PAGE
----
Another had engaged with me in a vigorous discussion of reasons why women are still under-represented in the diocese. It’s the kind of conversation I often have with women and sporadically have with men. When it’s the latter it’s always encouraging, because for change to happen, men need to be a part of it. We women may worry about sounding like a broken record by consistently raising the issue, but when we know we’re not on our own doing that, it’s truly heartening.

Knowing that there are men out there who think like this and are taking action as a result is great. I love my feminist sisterhood, but men are more than welcome to join us! In fact, while we’re still the minority in church leadership structures, their support is utterly essential. Now, if we could get some more of these people in charge of the nation’s Christian gatherings, perhaps next year’s Project 3:28 figures will show a great improvement?

What the church needs are more feminists who look like this…
(Ok, yes, I was just looking for an excuse to use that image!)

God’s Revelation in Christ

 John 1:29-42

Christ Church Highbury, 15.1.17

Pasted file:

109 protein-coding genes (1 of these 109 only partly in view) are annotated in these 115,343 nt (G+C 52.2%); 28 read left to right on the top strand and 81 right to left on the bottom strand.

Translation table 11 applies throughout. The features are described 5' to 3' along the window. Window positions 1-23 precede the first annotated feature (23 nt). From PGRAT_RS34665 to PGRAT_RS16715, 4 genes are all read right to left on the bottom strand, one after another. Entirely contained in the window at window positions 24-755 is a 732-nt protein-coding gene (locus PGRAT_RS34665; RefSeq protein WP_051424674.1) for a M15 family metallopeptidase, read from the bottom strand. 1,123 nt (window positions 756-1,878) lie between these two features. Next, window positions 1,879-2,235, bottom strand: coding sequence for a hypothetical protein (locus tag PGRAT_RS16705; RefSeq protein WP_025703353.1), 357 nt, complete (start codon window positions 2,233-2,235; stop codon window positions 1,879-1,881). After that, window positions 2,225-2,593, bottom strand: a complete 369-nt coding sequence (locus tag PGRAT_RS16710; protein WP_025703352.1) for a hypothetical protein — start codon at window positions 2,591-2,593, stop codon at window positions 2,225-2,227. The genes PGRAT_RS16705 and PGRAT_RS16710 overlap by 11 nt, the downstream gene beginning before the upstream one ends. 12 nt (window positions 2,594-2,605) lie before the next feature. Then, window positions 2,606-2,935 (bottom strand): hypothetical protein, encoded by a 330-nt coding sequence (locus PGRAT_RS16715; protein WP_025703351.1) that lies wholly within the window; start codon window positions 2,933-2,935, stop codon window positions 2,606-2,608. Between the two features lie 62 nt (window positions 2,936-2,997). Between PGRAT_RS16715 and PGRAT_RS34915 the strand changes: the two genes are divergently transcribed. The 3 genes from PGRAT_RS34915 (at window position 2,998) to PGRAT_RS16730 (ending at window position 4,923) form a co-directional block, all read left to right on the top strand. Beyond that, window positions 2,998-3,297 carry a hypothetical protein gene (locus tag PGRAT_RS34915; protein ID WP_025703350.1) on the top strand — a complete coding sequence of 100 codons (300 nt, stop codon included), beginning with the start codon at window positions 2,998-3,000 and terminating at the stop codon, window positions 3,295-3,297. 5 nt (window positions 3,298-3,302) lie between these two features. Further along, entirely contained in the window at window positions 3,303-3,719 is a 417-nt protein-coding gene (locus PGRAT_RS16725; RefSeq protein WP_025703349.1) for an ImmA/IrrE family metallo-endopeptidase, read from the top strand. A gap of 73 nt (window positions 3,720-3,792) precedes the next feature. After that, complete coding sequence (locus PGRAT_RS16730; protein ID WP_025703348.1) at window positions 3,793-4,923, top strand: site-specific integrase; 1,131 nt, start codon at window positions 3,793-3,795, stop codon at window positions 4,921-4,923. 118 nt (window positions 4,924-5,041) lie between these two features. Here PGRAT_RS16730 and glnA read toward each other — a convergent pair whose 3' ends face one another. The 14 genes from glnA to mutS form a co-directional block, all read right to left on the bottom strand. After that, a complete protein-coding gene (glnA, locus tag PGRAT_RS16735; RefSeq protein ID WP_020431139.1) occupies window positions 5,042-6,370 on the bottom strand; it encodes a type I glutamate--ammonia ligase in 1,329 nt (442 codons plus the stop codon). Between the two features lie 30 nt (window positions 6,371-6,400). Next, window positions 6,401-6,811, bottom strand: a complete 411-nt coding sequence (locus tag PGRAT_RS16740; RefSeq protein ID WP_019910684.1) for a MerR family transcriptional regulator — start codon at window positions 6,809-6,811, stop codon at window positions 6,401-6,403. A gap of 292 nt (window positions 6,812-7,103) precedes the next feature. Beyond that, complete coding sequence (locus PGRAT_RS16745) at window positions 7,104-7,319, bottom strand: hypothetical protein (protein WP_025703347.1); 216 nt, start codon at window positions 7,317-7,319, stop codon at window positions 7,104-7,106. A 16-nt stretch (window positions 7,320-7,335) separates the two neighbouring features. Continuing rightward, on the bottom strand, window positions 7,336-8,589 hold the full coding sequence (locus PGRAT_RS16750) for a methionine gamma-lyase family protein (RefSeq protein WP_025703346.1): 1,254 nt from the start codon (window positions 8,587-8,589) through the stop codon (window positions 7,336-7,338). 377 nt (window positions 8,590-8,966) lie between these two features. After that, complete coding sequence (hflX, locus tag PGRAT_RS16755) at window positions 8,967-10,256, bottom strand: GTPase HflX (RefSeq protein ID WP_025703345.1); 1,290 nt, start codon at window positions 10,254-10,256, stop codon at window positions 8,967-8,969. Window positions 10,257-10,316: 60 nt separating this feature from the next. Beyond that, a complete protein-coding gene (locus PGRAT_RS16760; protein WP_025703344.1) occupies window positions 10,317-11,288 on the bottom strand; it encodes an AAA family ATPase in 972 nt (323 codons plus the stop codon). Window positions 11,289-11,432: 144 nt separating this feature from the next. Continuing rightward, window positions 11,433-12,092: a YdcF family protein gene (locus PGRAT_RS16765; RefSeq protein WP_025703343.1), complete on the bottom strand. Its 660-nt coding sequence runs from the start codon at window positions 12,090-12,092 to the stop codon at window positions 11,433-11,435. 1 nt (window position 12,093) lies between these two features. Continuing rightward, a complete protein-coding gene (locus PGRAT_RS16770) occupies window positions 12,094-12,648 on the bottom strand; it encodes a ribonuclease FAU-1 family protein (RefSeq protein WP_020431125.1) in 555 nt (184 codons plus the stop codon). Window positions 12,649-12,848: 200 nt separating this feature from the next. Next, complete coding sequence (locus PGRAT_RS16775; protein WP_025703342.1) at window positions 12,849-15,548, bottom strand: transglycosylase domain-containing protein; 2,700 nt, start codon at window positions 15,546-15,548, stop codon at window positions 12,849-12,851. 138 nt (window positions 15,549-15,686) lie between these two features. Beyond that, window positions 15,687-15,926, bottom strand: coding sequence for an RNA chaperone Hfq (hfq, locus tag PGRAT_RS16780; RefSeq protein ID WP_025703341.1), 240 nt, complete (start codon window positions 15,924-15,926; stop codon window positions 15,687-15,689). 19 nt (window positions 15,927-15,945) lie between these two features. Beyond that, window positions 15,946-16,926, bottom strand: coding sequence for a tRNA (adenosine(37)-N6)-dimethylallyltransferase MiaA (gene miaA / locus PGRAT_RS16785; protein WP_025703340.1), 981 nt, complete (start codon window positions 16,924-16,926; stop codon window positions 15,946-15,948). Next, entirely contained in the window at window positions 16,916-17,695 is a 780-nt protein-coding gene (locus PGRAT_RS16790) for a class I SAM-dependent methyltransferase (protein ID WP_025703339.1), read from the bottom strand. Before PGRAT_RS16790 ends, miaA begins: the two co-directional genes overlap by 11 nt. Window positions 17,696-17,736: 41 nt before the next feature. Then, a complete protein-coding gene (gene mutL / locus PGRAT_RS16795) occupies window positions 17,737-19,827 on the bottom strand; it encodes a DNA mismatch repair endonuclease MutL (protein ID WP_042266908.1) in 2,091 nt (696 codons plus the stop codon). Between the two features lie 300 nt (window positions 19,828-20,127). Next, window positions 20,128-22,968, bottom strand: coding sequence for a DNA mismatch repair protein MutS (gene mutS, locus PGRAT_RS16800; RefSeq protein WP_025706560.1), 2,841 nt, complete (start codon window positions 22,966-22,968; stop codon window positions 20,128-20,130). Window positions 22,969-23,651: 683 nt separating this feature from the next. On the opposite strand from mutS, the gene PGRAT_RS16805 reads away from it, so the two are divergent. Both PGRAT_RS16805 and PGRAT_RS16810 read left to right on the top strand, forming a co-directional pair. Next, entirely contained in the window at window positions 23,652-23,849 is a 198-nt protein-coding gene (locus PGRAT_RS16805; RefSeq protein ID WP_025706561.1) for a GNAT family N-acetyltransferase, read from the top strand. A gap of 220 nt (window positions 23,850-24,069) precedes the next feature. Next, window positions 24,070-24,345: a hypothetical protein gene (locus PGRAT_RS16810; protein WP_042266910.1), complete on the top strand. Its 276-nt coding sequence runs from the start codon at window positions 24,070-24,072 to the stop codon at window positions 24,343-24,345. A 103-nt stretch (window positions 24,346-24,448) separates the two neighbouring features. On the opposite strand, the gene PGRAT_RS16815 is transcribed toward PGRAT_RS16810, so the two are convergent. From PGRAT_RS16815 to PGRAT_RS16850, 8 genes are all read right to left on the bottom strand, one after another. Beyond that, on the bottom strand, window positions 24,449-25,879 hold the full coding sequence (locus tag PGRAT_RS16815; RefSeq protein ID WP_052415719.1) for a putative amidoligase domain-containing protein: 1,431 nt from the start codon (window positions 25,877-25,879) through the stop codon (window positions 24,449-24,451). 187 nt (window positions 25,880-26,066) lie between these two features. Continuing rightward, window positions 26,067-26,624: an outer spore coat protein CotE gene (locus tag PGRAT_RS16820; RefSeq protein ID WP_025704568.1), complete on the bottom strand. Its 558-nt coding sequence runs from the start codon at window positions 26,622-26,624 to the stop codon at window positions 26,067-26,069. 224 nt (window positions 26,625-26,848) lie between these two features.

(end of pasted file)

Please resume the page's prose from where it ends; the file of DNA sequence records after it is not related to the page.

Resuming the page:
Those of you who were with us last Sunday may recall that the theme of the service was Jesus’ baptism, as is customary in the church calendar the week after Epiphany. Today’s Gospel reading features the same event, but from the perspective of John the Baptist. It is the pivotal moment in John’s understanding of who Jesus is, setting the stage for the calling of the first disciples.

Earlier in this chapter, John has testified about the coming Messiah – but does not identify who this is. Even under examination by the Jewish authorities, all he is able to say is: “I baptize with water,” John replied, “but among you stands one you do not know. He is the one who comes after me, the straps of whose sandals I am not worthy to untie.”

In fact, John’s message was not a unique one. Over the years – four hundred or so since the last texts we have from the prophets of the Old Testament – plenty of different voices had proclaimed the coming of the Messiah. This had resulted in Jewish society having a whole host of different expectations about who this Messiah would be. Some of these expectations arose from the prophecies we’re familiar with – like the passage we’ve heard from Isaiah & the readings at our annual carol service – but others evolved out of human expectations and ideas.

The Pharisees who came to examine John as he baptised in Bethany knew these prophecies inside out, but when John declared them as being fulfilled by the one who was to come after him, they ignored him. John is described by one commentary as “a lamp, both shining on Christ and exposing the ignorance of the opponents”.

It’s his role as a lamp shining on Christ that I want to explore this morning…

John’s declarations:

Our comparatively short Gospel reading contains four major statements concerning the revelation of God in Jesus. Two of these are made by John the Baptist.